Friday, October 09, 2009

Not All of the Problems are Obvious

For the last few days, discussion about the new FTC explanations of certain regulations has been rampant. You can Google it. I don't have any links handy and I'm kind of in a hurry. Today's post is a case of random collection of tidbits of info and opinion reaching critical mass, requiring me to offer my own thoughts on the matter.

Hey, that could actually describe most of my posts!

Anyway, the basics are that the Federal Trade Commission has stated, among other things, that any blogger who reviews a book or other product and received that book or other product for free must disclose such receipt for free or face a potential fine of $11,000.

Some people have talked about the difference between paid advertising (i.e. guaranteed endorsement/screen time) and reviewing, where even if the person got the item for free, doesn't guarantee you won't get a total thrashing. Some have mentioned how even though we think this is unenforceable on a grand scale, all we have to do is come to the attention of the FTC (be reported by an enemy, for example), and come under fire.

Some people have asked what the big deal is, just say "I received this book for free." It seems pretty simple, doesn't it? But it's not. It's far more complicated than that, especially when some of the regulations apparently will hold the author liable if the blogger doesn't disclose.

First, "free" doesn't automatically mean the publisher or author provided the book. Free could mean borrowed from a friend or the library, it could mean it was the fifth book in a buy-four-get-one-free promotion. It could mean a charitable person bought the book and donated it to a prize basket raffled off to attendees of an event, completely without the publisher's or author's knowledge. Then there's that book-in-the-wild program, where you leave a book on a train or in a restaurant and track its travels.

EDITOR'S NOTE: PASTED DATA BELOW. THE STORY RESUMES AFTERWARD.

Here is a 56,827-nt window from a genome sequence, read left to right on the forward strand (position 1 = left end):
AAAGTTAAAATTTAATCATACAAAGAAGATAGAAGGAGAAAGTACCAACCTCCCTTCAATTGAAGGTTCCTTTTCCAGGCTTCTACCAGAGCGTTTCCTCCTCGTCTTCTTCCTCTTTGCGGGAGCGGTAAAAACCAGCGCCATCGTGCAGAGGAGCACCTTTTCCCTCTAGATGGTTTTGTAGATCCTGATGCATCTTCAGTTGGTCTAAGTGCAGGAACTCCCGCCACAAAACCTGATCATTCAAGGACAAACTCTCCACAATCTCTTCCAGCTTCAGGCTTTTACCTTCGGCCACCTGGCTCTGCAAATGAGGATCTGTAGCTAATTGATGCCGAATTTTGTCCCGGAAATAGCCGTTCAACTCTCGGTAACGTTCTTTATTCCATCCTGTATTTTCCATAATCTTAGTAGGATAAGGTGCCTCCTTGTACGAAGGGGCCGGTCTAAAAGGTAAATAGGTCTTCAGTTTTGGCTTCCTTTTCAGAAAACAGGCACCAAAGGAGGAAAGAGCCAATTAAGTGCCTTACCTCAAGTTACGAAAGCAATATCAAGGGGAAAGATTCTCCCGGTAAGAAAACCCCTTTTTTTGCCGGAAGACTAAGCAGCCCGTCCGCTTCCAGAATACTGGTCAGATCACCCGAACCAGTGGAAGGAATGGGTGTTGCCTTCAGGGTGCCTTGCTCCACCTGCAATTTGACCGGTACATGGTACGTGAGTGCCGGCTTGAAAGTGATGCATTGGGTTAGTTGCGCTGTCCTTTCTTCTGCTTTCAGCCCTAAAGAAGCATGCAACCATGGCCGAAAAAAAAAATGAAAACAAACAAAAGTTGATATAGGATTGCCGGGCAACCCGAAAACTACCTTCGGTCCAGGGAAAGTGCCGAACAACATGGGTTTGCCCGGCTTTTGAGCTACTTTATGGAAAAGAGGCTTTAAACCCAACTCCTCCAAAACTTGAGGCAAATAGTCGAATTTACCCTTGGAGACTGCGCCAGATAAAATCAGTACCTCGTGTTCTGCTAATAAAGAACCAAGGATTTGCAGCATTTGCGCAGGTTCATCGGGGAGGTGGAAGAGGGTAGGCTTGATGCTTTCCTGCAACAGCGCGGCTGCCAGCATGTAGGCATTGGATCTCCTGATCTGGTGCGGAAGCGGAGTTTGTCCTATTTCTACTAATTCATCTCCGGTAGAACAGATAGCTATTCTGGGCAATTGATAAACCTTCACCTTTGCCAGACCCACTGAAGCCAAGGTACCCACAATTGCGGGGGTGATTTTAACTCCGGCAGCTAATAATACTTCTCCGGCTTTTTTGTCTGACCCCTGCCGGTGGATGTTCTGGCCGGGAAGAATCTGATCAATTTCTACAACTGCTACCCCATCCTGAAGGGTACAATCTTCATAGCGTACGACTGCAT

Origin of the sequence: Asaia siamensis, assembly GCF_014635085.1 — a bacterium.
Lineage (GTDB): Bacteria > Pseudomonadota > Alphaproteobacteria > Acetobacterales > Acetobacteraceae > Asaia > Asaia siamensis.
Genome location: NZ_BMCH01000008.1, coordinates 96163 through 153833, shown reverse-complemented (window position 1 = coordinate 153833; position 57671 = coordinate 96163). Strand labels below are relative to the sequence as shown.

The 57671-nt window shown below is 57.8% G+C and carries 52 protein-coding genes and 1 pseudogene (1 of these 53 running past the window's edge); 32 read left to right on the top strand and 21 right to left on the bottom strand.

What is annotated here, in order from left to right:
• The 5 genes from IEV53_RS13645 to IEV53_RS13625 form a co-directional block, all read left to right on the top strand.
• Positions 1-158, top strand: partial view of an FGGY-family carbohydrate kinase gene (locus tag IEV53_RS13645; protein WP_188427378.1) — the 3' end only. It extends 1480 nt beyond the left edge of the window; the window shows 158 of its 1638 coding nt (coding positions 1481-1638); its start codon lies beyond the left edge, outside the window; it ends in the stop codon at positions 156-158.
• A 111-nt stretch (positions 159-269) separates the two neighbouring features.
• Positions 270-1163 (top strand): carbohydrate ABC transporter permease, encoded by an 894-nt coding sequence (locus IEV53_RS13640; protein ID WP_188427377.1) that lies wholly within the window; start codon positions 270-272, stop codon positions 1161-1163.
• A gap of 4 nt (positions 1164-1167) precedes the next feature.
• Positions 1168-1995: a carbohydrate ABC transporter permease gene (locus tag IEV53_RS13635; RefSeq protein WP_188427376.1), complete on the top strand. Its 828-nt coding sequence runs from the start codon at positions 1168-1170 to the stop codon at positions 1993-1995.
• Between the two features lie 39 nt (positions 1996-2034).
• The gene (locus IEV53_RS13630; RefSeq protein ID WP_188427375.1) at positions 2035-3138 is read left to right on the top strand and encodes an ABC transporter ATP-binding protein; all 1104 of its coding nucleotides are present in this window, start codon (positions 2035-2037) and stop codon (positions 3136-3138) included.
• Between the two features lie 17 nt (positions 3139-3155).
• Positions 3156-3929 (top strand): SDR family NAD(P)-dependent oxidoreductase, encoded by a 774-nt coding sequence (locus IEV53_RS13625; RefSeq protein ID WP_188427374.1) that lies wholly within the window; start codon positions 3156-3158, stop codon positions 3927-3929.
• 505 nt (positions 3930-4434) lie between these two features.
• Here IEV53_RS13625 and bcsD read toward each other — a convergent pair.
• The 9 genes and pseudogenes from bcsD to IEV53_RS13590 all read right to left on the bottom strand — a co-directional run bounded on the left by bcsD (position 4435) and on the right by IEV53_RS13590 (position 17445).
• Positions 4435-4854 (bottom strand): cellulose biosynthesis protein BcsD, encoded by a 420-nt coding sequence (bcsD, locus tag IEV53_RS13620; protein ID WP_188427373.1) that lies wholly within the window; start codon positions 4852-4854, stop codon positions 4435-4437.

Second, the FTC doesn't seem to be defining what a "blogger" is. If, as has been asserted in a few places, the FTC is aiming to control certain types of commercial bloggers who are inundated with free stuff but act like they're just regular users or something, that's great. Say so. But the blanket use of "any blogger" includes hundreds of thousands of regular people, most of whom will have no freakin' idea of this regulation.

Plenty of "book reviewers" aren't official reviewers, but normal readers who enter contests or ask authors for review copies. I often provide free copies of my book to places like The Romance Studio. Sometimes I'm given the name of the winner and I send the copy directly to them; sometimes it's part of a package and I never even know. But if they say "Hey, I liked this book by Natalie J. Damschroder" and don't say how they got it, I could be reprimanded by the FTC as the party who most directly benefits from that endorsement.

My mind just boggles at the scope of this. I mean, my teenage daughter could blog about Rosemary Clement-Moore's newest book and get fined for it, based on the vague, broad application of this regulation.

Okay, let me throttle back out of the hysterical paranoia a bit. The people at the FTC have a job to do, and they have a pretty focused view of what that (important) job is. They are targeting a certain segment of business and industry, a certain segment of the Internet. They probably had no inkling of the fog-like effect of their explanation, where it seeps into vast areas they might not even know exist. And enforcement IS going to be impossible, if by enforcement we mean making sure everyone who possibly falls under this regulation complies with it. I mean, are they really going to pay someone to patrol the Internet, pounce on a blog that mentions a book someone read, then force them to prove they paid for the book? Hardly!

Which makes this entire post probably pointless.


Cindy Procter-King said... brain hurts from reading this.

Must. Watch. TV.

Natalie J. Damschroder said...

Sorry! :)

Cindy Procter-King said...

'Sokay. Making me think is good. I think.